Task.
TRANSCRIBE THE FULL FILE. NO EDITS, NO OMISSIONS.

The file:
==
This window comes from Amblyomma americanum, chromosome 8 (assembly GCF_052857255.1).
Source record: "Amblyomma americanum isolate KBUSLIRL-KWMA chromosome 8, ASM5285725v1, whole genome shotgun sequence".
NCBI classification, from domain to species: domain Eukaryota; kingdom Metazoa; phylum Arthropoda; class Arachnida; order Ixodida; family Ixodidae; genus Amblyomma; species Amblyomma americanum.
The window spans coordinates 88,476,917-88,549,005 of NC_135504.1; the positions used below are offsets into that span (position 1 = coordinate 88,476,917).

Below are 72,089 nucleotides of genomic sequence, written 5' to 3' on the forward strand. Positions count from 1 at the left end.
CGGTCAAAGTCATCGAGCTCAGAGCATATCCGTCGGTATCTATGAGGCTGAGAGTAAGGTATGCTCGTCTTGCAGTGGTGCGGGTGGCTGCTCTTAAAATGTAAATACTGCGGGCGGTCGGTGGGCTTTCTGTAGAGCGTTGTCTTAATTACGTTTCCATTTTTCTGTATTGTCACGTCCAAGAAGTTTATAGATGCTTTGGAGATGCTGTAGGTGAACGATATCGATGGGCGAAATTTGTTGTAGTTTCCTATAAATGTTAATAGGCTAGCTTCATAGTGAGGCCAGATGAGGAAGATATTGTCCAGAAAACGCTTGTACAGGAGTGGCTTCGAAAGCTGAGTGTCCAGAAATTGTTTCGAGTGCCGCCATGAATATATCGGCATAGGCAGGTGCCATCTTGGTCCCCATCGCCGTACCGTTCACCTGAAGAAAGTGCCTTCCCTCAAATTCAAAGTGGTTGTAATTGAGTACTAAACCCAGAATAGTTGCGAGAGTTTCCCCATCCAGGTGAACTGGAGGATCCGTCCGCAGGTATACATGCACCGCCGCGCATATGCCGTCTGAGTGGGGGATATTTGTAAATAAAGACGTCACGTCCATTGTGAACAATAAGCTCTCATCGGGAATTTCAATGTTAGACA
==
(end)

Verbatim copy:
This window comes from Amblyomma americanum, chromosome 8 (assembly GCF_052857255.1).
Source record: "Amblyomma americanum isolate KBUSLIRL-KWMA chromosome 8, ASM5285725v1, whole genome shotgun sequence".
NCBI classification, from domain to species: domain Eukaryota; kingdom Metazoa; phylum Arthropoda; class Arachnida; order Ixodida; family Ixodidae; genus Amblyomma; species Amblyomma americanum.
The window spans coordinates 88,476,917-88,549,005 of NC_135504.1; the positions used below are offsets into that span (position 1 = coordinate 88,476,917).

Below are 72,089 nucleotides of genomic sequence, written 5' to 3' on the forward strand. Positions count from 1 at the left end.
CGGTCAAAGTCATCGAGCTCAGAGCATATCCGTCGGTATCTATGAGGCTGAGAGTAAGGTATGCTCGTCTTGCAGTGGTGCGGGTGGCTGCTCTTAAAATGTAAATACTGCGGGCGGTCGGTGGGCTTTCTGTAGAGCGTTGTCTTAATTACGTTTCCATTTTTCTGTATTGTCACGTCCAAGAAGTTTATAGATGCTTTGGAGATGCTGTAGGTGAACGATATCGATGGGCGAAATTTGTTGTAGTTTCCTATAAATGTTAATAGGCTAGCTTCATAGTGAGGCCAGATGAGGAAGATATTGTCCAGAAAACGCTTGTACAGGAGTGGCTTCGAAAGCTGAGTGTCCAGAAATTGTTTCGAGTGCCGCCATGAATATATCGGCATAGGCAGGTGCCATCTTGGTCCCCATCGCCGTACCGTTCACCTGAAGAAAGTGCCTTCCCTCAAATTCAAAGTGGTTGTAATTGAGTACTAAACCCAGAATAGTTGCGAGAGTTTCCCCATCCAGGTGAACTGGAGGATCCGTCCGCAGGTATACATGCACCGCCGCGCATATGCCGTCTGAGTGGGGGATATTTGTAAATAAAGACGTCACGTCCATTGTGAACAATAAGCTCTCATCGGGAATTTCAATGTTAGACA